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Jun-2011

Platinum profits

Assesses the impact of platinum group metal values on the profit margins of precious metal catalyst users

Richard J DeSantis
Sabin Metal Corporation

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Article Summary

The global economic crisis of the past few years has been rough on virtually all sectors, although there are notable exceptions. One such anomaly is the precious metals commodities market, within which prices are booming. The current high cost of precious metals (specifically platinum group metals (PGMs) including platinum, palladium, rhodium and ruthenium) is having a direct effect on refining profit margins, as these materials are widely used in hydrocarbon and petrochemical processing applications.

Due to high PGM values, users of PGMs (or other precious metals such as rhenium, gold and silver) are paying significantly more for their fresh catalysts than in the recent past. For example, current platinum and palladium prices are at near all time highs of US$1800/oz and US$750/oz respectively at at the time of writing.

Hydrocarbon/petrochemical processors use fixed-bed reaction catalysts to facilitate hydrogenation of various intermediates. These catalysts may also be used to control and/or abate harmful or unlawful exhaust emissions for end of pipe applications. Regardless of how catalysts are applied (or whether they take the form of monolithic structures, pellets, beads or extrudates, Figure 1), eventually catalyst users must work with a precious metals refiner to recover the valuable metals from substrates and carriers such as soluble or insoluble alumina, silica/alumina and zeolites.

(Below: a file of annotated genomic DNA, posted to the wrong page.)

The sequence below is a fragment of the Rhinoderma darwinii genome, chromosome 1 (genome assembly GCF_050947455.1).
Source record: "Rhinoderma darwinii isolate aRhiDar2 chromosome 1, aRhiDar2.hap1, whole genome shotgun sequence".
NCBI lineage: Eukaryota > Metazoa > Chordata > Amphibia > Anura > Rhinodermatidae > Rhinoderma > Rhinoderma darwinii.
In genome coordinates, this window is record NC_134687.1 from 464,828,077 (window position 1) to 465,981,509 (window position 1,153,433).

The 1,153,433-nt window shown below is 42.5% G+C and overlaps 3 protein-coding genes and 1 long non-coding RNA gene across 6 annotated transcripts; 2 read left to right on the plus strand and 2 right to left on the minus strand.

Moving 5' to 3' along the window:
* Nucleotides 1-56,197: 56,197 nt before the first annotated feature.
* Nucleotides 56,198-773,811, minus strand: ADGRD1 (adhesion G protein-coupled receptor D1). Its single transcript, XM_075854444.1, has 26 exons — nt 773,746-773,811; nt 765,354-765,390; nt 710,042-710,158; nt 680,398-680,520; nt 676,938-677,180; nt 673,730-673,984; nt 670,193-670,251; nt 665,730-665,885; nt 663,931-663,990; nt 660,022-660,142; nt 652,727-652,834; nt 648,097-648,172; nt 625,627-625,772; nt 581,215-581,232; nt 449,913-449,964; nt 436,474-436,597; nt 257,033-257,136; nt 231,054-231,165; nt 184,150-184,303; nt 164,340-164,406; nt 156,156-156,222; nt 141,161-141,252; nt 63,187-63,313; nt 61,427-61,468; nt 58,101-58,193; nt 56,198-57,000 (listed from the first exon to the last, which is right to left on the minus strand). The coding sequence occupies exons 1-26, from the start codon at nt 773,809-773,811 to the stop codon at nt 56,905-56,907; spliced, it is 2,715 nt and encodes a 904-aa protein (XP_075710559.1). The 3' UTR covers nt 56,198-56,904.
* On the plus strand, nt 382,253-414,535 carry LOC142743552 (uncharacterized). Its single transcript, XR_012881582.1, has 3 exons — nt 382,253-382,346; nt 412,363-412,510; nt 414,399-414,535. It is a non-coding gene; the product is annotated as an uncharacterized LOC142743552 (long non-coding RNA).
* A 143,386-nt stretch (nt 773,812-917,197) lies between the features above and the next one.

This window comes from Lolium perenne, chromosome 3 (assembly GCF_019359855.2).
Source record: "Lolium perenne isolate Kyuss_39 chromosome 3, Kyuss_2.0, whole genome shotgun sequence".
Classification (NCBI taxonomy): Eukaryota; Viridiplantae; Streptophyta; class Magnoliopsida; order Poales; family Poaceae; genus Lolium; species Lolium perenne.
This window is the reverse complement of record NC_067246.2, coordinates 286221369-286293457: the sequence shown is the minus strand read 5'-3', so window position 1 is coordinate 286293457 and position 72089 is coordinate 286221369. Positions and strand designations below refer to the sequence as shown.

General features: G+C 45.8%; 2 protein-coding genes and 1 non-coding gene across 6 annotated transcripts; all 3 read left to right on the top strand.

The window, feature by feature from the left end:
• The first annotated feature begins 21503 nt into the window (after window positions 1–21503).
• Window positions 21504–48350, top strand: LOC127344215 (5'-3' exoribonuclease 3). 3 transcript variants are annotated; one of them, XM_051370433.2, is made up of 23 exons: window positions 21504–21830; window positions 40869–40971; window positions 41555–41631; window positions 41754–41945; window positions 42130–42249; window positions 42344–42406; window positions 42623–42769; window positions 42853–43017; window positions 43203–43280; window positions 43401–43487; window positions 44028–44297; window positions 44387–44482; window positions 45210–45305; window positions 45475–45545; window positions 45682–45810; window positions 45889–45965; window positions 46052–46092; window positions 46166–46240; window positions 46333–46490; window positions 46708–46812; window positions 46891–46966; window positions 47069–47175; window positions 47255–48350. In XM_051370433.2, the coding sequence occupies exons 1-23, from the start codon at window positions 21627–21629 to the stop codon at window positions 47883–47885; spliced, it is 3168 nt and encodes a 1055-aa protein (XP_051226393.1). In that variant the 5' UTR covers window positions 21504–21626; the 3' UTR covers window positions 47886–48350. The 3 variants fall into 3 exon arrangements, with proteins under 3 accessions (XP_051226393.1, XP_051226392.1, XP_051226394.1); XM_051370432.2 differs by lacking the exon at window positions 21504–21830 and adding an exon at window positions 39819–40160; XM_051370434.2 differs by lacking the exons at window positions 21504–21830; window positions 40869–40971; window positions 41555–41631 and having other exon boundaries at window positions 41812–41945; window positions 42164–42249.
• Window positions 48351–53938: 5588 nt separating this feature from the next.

The rising costs of PGMs
As costs for PGMs and other precious metals rise, catalyst users will face a classic profit squeeze if recovery/refining processing turnaround time increases along with lease rates for precious metals (as they are likely to do). While any one of these factors will decrease profits, the combination of all three could potentially trigger a “perfect storm” with obvious negative effects. Precious metal lease rates, for example, are generally directly influenced by precious metal values. With extraordinarily high PGM prices, users are thus forced to seek relief in a number of different ways. Given that PGM users cannot control commodities prices, the next best place to turn is to a precious metals refiner. This is because the refiner has a measure of control over precious metals management, particularly with regard to recovery and refining returns.

To this end, it is prudent for precious metal catalyst users to learn as much as possible about the processes, procedures, history, customer relationships and environmental policies of the relevant refiner, either directly or from outside sources. Armed with this information, it is easier to reach an informed decision regarding the selection of a precious metals refiner that meets the particular idiosyncratic needs of a given operation.

Precious metals refiners